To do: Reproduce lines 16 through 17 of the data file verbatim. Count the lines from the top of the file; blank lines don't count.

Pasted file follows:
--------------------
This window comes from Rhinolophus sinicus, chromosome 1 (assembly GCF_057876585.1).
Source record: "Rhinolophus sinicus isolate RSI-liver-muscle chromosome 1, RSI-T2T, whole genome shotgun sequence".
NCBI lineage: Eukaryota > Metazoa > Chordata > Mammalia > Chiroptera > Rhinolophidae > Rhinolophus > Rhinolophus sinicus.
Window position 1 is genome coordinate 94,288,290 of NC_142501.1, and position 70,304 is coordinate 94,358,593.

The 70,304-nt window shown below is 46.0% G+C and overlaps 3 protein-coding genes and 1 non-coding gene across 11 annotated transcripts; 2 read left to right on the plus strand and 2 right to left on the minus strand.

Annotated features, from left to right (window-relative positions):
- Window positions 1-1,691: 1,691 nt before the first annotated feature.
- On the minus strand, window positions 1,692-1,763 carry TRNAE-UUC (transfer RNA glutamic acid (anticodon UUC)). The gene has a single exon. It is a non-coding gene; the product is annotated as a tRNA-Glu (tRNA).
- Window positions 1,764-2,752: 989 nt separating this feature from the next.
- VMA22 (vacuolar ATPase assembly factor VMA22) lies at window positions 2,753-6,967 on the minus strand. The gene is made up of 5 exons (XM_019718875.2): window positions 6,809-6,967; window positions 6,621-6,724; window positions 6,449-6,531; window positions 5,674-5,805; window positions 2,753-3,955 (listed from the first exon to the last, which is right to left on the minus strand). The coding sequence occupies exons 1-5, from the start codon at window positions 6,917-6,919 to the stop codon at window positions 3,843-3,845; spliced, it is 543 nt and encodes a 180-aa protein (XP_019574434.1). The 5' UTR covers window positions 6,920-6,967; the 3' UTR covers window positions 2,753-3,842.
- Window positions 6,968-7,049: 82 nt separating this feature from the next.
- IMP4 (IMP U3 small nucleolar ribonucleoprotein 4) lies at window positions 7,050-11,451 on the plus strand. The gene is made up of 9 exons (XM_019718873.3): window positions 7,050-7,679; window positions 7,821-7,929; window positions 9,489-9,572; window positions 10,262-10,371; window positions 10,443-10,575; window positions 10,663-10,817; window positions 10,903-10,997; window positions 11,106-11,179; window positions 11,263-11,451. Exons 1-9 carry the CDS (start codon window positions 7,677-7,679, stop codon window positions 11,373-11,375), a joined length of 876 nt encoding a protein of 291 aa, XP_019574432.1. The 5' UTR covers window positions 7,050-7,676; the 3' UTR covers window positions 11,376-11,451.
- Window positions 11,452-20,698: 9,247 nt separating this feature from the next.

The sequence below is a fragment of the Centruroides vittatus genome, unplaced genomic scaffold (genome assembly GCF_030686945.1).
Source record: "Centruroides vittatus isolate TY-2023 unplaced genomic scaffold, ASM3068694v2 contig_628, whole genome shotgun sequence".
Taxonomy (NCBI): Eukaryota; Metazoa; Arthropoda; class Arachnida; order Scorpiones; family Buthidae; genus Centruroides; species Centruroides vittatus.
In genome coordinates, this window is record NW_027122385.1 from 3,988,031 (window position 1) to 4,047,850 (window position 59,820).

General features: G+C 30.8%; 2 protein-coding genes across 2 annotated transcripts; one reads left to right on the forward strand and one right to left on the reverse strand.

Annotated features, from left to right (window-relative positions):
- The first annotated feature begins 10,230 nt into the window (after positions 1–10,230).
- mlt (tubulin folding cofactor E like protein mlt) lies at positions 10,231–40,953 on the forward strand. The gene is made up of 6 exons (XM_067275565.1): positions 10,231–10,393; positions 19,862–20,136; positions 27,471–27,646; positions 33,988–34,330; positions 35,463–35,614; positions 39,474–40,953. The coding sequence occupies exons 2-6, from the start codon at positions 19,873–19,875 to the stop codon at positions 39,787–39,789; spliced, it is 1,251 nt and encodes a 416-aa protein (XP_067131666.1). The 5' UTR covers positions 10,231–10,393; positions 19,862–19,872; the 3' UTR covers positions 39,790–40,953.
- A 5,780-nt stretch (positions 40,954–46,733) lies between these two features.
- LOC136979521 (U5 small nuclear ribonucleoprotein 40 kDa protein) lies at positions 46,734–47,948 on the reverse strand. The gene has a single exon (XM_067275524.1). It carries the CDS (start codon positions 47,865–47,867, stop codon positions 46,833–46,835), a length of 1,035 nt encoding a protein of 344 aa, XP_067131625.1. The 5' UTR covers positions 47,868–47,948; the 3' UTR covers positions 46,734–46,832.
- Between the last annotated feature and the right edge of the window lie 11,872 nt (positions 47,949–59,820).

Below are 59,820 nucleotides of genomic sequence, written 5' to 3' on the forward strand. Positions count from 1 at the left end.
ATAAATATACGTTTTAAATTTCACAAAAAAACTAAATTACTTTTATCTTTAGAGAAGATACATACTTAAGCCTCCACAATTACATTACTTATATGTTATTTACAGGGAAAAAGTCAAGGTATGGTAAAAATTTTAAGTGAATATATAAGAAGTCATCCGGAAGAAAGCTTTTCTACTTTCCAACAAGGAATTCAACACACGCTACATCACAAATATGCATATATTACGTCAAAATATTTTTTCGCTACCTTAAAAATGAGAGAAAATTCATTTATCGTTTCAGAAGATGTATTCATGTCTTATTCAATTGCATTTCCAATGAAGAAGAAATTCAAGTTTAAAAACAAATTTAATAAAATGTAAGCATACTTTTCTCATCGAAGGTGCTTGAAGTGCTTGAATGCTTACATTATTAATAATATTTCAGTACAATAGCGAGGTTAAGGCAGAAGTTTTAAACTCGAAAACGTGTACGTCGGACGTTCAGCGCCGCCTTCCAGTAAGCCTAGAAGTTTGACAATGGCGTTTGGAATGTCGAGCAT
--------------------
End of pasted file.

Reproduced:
Taxonomy (NCBI): Eukaryota; Metazoa; Arthropoda; class Arachnida; order Scorpiones; family Buthidae; genus Centruroides; species Centruroides vittatus.
In genome coordinates, this window is record NW_027122385.1 from 3,988,031 (window position 1) to 4,047,850 (window position 59,820).